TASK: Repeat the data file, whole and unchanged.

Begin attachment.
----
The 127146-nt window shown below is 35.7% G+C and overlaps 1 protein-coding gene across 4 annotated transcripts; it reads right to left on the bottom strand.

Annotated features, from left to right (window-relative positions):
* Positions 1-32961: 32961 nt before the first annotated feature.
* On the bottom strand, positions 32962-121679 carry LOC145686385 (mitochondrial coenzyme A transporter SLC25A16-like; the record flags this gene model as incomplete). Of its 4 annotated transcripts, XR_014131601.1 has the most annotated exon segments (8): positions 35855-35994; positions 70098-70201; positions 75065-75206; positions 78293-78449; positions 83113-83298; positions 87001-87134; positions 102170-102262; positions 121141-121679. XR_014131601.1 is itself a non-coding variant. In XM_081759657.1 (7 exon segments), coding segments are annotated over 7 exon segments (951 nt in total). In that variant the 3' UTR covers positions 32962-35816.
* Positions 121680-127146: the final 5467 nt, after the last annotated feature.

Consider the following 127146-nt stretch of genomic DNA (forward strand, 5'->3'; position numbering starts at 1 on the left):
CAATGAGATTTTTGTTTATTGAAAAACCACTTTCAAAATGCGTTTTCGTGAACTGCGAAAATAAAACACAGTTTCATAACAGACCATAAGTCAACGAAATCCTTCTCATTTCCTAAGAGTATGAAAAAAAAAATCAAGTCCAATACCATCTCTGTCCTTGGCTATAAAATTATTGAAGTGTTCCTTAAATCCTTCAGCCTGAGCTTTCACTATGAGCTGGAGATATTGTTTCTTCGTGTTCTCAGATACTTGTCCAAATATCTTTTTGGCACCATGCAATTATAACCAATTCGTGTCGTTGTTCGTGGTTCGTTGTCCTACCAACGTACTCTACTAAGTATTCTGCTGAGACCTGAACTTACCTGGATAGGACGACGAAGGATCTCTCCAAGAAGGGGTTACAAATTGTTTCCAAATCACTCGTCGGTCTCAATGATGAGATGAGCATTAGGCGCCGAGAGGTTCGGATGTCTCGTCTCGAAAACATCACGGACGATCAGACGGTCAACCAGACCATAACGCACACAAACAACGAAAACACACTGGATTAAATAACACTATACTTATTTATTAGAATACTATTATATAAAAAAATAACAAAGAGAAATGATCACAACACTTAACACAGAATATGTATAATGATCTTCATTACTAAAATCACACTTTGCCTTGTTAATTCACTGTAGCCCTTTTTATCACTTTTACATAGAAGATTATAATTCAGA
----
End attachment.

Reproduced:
The 127146-nt window shown below is 35.7% G+C and overlaps 1 protein-coding gene across 4 annotated transcripts; it reads right to left on the bottom strand.

Annotated features, from left to right (window-relative positions):
* Positions 1-32961: 32961 nt before the first annotated feature.
* On the bottom strand, positions 32962-121679 carry LOC145686385 (mitochondrial coenzyme A transporter SLC25A16-like; the record flags this gene model as incomplete). Of its 4 annotated transcripts, XR_014131601.1 has the most annotated exon segments (8): positions 35855-35994; positions 70098-70201; positions 75065-75206; positions 78293-78449; positions 83113-83298; positions 87001-87134; positions 102170-102262; positions 121141-121679. XR_014131601.1 is itself a non-coding variant. In XM_081759657.1 (7 exon segments), coding segments are annotated over 7 exon segments (951 nt in total). In that variant the 3' UTR covers positions 32962-35816.
* Positions 121680-127146: the final 5467 nt, after the last annotated feature.

Consider the following 127146-nt stretch of genomic DNA (forward strand, 5'->3'; position numbering starts at 1 on the left):
CAATGAGATTTTTGTTTATTGAAAAACCACTTTCAAAATGCGTTTTCGTGAACTGCGAAAATAAAACACAGTTTCATAACAGACCATAAGTCAACGAAATCCTTCTCATTTCCTAAGAGTATGAAAAAAAAAATCAAGTCCAATACCATCTCTGTCCTTGGCTATAAAATTATTGAAGTGTTCCTTAAATCCTTCAGCCTGAGCTTTCACTATGAGCTGGAGATATTGTTTCTTCGTGTTCTCAGATACTTGTCCAAATATCTTTTTGGCACCATGCAATTATAACCAATTCGTGTCGTTGTTCGTGGTTCGTTGTCCTACCAACGTACTCTACTAAGTATTCTGCTGAGACCTGAACTTACCTGGATAGGACGACGAAGGATCTCTCCAAGAAGGGGTTACAAATTGTTTCCAAATCACTCGTCGGTCTCAATGATGAGATGAGCATTAGGCGCCGAGAGGTTCGGATGTCTCGTCTCGAAAACATCACGGACGATCAGACGGTCAACCAGACCATAACGCACACAAACAACGAAAACACACTGGATTAAATAACACTATACTTATTTATTAGAATACTATTATATAAAAAAATAACAAAGAGAAATGATCACAACACTTAACACAGAATATGTATAATGATCTTCATTACTAAAATCACACTTTGCCTTGTTAATTCACTGTAGCCCTTTTTATCACTTTTACATAGAAGATTATAATTCAGA